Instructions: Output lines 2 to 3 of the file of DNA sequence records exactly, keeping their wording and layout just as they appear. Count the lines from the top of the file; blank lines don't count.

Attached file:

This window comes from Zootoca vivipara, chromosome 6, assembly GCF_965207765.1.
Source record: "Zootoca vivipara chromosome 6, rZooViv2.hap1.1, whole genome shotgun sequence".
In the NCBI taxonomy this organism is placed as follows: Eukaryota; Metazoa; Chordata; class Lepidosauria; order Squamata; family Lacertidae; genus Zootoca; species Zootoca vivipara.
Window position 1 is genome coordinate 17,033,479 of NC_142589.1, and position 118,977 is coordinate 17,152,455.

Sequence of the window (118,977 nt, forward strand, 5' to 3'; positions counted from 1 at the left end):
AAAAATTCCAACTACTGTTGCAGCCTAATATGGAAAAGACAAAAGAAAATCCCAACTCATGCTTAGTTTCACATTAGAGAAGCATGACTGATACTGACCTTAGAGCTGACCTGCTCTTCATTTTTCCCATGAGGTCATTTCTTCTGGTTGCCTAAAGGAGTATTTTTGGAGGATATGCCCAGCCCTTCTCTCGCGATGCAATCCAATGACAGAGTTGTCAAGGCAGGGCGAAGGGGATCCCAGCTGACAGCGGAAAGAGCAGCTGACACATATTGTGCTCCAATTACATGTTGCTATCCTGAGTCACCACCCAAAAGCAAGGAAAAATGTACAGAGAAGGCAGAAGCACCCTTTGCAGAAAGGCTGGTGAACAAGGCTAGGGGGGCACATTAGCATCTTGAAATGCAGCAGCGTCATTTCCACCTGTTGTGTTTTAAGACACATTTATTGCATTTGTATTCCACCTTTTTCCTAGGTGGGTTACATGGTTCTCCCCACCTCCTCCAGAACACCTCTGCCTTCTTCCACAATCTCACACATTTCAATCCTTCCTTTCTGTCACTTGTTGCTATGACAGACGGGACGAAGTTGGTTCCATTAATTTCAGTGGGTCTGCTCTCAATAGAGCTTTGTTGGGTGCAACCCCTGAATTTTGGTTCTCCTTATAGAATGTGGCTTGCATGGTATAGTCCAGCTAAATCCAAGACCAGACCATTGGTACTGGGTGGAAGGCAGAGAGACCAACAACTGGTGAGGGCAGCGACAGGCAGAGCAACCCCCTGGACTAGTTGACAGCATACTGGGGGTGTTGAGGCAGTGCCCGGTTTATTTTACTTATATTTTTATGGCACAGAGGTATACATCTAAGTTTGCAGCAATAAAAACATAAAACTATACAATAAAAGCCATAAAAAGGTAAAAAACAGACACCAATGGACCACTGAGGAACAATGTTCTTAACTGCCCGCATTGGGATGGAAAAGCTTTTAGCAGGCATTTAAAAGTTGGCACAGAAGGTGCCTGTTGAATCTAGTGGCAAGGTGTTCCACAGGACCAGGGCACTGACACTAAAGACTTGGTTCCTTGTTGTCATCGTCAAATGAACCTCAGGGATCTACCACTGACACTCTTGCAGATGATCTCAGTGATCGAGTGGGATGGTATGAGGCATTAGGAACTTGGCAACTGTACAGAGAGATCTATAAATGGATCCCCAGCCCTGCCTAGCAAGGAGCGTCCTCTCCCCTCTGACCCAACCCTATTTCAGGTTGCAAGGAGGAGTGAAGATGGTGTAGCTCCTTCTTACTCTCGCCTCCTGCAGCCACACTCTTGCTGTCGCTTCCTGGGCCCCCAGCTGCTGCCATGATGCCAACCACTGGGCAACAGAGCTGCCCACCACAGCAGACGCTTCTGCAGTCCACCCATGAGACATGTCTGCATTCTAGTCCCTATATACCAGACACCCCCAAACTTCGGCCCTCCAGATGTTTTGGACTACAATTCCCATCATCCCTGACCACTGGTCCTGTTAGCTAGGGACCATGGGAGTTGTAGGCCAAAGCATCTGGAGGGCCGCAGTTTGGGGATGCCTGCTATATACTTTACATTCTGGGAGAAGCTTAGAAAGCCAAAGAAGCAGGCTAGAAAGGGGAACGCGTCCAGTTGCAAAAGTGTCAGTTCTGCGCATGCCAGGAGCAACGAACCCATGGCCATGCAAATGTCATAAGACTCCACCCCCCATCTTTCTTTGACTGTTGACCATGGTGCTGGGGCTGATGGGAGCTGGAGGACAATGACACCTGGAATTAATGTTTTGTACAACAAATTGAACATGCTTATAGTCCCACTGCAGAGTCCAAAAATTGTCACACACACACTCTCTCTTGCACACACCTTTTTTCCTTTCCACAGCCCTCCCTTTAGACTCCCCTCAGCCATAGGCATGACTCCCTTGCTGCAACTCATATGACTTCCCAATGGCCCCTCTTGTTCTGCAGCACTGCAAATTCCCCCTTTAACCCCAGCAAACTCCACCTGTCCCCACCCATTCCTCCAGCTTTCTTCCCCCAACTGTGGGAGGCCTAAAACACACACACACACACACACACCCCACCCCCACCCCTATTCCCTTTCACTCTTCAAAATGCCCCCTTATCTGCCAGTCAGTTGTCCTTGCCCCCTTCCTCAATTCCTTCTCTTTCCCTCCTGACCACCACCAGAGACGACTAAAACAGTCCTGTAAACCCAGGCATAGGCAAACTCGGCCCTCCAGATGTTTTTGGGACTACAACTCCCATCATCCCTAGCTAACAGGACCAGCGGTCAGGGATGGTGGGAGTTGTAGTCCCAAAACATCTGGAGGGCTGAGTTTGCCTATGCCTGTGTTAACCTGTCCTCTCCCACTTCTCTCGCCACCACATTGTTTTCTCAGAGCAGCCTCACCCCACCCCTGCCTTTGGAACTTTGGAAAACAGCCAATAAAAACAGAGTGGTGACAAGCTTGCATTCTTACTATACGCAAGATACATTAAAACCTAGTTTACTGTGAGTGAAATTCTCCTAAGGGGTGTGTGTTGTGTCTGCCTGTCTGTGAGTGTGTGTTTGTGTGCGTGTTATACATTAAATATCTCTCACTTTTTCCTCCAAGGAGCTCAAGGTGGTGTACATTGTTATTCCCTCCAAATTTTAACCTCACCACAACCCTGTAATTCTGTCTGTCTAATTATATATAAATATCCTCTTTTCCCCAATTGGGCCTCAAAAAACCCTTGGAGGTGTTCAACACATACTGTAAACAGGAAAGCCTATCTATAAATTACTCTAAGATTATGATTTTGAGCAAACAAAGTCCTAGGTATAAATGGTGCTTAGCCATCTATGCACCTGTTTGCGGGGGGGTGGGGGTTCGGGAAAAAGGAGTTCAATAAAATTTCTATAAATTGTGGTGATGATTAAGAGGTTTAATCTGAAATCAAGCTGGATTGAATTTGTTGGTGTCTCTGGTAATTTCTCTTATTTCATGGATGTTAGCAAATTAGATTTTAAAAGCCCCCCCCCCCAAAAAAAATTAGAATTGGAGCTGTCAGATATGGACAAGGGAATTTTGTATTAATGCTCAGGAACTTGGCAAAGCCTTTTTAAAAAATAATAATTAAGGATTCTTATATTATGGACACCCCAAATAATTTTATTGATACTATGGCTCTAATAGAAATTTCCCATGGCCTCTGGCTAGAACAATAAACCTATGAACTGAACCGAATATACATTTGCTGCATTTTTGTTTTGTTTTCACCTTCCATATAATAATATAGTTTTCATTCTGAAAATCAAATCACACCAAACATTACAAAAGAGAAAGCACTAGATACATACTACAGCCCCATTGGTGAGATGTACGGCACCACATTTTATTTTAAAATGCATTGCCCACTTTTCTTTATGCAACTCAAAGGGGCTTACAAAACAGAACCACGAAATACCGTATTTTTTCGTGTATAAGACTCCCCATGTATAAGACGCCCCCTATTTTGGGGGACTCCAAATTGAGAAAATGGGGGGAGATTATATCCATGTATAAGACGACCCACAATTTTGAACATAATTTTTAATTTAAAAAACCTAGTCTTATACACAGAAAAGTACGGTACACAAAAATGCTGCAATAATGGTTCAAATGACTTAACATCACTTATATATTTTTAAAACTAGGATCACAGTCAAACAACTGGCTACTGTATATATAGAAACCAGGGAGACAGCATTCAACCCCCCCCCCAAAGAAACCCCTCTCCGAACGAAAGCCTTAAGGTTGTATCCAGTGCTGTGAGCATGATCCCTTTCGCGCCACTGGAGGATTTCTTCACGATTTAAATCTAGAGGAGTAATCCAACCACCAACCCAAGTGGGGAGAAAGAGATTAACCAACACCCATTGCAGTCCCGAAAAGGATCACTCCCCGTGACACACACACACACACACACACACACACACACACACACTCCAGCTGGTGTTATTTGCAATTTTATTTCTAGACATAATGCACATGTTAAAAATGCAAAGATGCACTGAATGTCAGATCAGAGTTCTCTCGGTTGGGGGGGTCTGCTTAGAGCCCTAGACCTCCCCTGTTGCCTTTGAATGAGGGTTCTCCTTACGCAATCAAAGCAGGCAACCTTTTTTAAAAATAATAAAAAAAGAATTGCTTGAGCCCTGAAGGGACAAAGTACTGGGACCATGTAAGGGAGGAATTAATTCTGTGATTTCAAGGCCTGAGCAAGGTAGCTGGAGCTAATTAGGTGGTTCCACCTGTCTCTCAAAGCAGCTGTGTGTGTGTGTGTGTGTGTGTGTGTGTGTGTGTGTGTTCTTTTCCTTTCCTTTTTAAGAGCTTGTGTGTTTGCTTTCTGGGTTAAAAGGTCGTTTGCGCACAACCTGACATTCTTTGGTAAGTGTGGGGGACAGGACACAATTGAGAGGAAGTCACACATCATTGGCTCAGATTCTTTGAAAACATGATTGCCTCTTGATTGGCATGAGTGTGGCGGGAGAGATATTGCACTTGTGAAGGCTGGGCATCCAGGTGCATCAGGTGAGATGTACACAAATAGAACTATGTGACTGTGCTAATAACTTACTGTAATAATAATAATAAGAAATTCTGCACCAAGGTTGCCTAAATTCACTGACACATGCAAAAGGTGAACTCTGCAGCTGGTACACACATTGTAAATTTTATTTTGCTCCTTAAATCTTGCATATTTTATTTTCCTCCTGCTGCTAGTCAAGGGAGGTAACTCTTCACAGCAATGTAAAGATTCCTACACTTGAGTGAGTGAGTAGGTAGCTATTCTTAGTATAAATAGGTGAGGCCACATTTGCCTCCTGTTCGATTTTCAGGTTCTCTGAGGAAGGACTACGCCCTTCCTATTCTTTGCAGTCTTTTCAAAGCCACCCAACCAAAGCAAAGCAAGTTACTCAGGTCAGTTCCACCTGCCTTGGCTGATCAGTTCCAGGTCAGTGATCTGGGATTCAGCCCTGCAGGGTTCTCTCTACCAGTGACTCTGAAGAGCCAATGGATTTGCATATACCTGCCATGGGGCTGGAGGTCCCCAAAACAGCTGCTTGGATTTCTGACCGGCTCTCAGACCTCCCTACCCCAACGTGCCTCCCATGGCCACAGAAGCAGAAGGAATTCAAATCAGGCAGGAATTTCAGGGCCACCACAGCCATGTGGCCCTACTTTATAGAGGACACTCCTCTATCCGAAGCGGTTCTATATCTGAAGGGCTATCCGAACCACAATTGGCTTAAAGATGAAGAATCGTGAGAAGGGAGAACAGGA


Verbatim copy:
Source record: "Zootoca vivipara chromosome 6, rZooViv2.hap1.1, whole genome shotgun sequence".
In the NCBI taxonomy this organism is placed as follows: Eukaryota; Metazoa; Chordata; class Lepidosauria; order Squamata; family Lacertidae; genus Zootoca; species Zootoca vivipara.